Marselle and colleagues link more street trees closer to homes to a decreased likelihood that residents will be depressed. The investigators report that they “analysed the association of street tree density and species richness with antidepressant prescribing for 9751 inhabitants of Leipzig, Germany. We examined spatial scale effects of street trees at different distances around participant’s homes, using . . . buffers of 100, 300, 500, and 1000 m. . . . we found a lower rate of antidepressant prescriptions for people living within 100 m of higher density of street trees. . . .
Strong study, important insights
Nature around our home may help reduce some of the negative psychological effects of the current pandemic. According to a study published in Ecological Applications, data collected online in Tokyo “quantified the link between five mental-health outcomes (depression, life satisfaction, subjective happiness, self-esteem, and loneliness) and two measures of nature experiences (frequency of greenspace use and green view through windows from home).
Satisfying diverse sets of user needs
Buyers value particular features
Meagher and Cheadle researched links between mental health and home design during the COID-19 outbreak. They determined that people who were attached to their homes are less stressed and anxious. As the researchers report, “Many people are spending more time in their homes due to work from home arrangements, stay at home orders, and closures of businesses and public gathering spaces. . . . we explored how one’s attachment to their home may help to buffer their mental health during this stressful time. Data were collected from a three-wave . . . sampling. . . .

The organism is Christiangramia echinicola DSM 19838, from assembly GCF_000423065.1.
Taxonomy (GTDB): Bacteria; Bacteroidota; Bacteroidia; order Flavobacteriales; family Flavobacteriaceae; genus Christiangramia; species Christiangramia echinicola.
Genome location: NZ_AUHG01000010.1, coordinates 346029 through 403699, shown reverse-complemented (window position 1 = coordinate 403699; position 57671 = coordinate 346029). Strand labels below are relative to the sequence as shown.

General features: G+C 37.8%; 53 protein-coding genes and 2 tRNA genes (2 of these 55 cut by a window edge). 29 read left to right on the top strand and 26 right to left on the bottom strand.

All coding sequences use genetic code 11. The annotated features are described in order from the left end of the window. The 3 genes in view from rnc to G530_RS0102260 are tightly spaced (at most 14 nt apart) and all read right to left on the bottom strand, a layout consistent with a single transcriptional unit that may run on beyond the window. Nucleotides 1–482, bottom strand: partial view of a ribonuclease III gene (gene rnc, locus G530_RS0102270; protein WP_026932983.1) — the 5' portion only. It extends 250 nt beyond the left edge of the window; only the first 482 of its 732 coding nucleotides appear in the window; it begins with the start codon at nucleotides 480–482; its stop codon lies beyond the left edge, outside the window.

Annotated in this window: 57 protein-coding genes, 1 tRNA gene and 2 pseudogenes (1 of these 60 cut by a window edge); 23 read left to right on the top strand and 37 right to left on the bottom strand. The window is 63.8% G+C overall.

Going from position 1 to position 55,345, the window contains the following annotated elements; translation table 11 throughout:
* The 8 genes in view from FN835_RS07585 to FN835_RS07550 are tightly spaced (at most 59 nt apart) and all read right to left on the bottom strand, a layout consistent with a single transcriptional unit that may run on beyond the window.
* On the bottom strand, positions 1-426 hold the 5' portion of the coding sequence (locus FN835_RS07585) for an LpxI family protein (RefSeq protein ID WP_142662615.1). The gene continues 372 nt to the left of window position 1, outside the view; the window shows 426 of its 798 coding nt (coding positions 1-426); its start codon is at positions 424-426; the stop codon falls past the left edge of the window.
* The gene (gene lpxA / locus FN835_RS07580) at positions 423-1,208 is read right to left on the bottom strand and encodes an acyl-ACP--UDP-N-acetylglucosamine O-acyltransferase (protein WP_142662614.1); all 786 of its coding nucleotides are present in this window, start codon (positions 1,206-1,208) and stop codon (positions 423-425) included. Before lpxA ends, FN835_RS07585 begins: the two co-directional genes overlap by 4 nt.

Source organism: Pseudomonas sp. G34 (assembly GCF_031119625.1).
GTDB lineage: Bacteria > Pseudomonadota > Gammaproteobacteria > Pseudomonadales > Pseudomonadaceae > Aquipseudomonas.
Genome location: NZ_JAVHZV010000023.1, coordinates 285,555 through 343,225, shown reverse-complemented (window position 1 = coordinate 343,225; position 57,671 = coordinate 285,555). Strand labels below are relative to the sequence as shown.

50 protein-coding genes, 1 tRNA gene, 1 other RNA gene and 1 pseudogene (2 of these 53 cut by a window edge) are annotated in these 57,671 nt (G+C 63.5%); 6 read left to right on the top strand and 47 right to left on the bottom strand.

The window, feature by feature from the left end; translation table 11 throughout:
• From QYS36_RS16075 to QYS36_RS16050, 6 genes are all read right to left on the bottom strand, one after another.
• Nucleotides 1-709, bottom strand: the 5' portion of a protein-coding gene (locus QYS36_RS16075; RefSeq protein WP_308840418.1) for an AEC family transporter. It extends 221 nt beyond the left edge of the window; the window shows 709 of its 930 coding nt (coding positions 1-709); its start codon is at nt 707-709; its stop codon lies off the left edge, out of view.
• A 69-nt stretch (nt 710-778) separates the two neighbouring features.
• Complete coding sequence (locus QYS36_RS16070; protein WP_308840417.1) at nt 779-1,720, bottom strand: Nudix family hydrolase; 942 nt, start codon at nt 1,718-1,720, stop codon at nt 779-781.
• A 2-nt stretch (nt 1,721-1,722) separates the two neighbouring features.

Vaez and colleagues studied how people using different wayfinding tools traveled through a place they had never been before. Researchers worked with “three groups of participants who used different navigational aids: a group with a paper map, a group with the Google Maps app, and a group relying on local signage only. . . . participants who had never visited Brisbane, Australia. . . . undertook a two-hour pedestrian wayfinding task. . . . The GPS group preferred to follow the suggested route by their navigator, most of them ‘locking in’ as digital navigators throughout the task.
Of our time, important for our era
Li and colleagues studied how streetscapes influence walking in Boston. They report that “Publicly accessible Google Street View images were used to estimate the amount of street greenery. . . . Statistical analysis results show that the associations between human walking activities and the streetscape variables vary among different land use types after controlling the confounding variable of the Walk Score and population. . .
A research team headed by Hollander studied how we look at neighborhoods/cities. They conducted a study during which participants “looked at different scenes of New York City public buildings in a set up with an eye tracker in front of a monitor displaying images. Half of the images had design characteristics exemplary of traditional neighborhood design (TND) (like narrow streets, complex facades, and bilateral symmetry). Subjects tended to show greater eye fixation on building fenestration [openings in building envelope] in TND environments, as opposed to the non-TND environments.”